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J Mol Biol. 1997 Mar 14;266(5):1032-42.

Characterization of recombinant soybean leghemoglobin a and apolar distal histidine mutants.

Author information

1
Department of Biochemistry and Cell Biology, Rice University, Houston, TX 77005-1892, USA.

Abstract

The cDNA for soybean leghemoglobin a (Lba) was cloned from a root nodule cDNA library and expressed in Escherichia coli. The crystal structure of the ferric acetate complex of recombinant wild-type Lba was determined at a resolution of 2.2 A. Rate constants for O2, CO and NO binding to recombinant Lba are identical with those of native soybean Lba. Rate constants for hemin dissociation and auto-oxidation of wild-type Lba were compared with those of sperm whale myoglobin. At 37 degrees C and pH 7, soybean Lba is much less stable than sperm whale myoglobin due both to a fourfold higher rate of auto-oxidation and to a approximately 600-fold lower affinity for hemin. The role of His61(E7) in regulating oxygen binding was examined by site-directed mutagenesis. Replacement of His(E7) with Ala, Val or Leu causes little change in the equilibrium constant for O2 binding to soybean Lba, whereas the same mutations in sperm whale myoglobin cause 50 to 100-fold decreases in K(O2). These results show that, at neutral pH, hydrogen bonding with His(E7) is much less important in regulating O2 binding to the soybean protein. The His(E7) to Phe mutation does cause a significant decrease in K(O2) for Lba, apparently due to steric hindrance of the bound ligand. The rate constants for O2 dissociation from wild-type and native Lba decrease significantly with decreasing pH. In contrast, the O2 dissociation rate constants for mutants with apolar E7 residues are independent of pH, suggesting that hydrogen bonding to the distal histidine residue in the native protein is enhanced under acid conditions. All of these results support the hypothesis that the high affinity of Lba for oxygen and other ligands is determined primarily by enhanced accessibility and reactivity of the heme group.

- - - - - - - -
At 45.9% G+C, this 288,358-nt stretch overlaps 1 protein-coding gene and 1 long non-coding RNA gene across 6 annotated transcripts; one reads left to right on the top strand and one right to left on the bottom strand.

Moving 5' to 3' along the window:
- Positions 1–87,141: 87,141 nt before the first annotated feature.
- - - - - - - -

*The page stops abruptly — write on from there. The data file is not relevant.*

PMID:
9086279
DOI:
10.1006/jmbi.1996.0833
[Indexed for MEDLINE]

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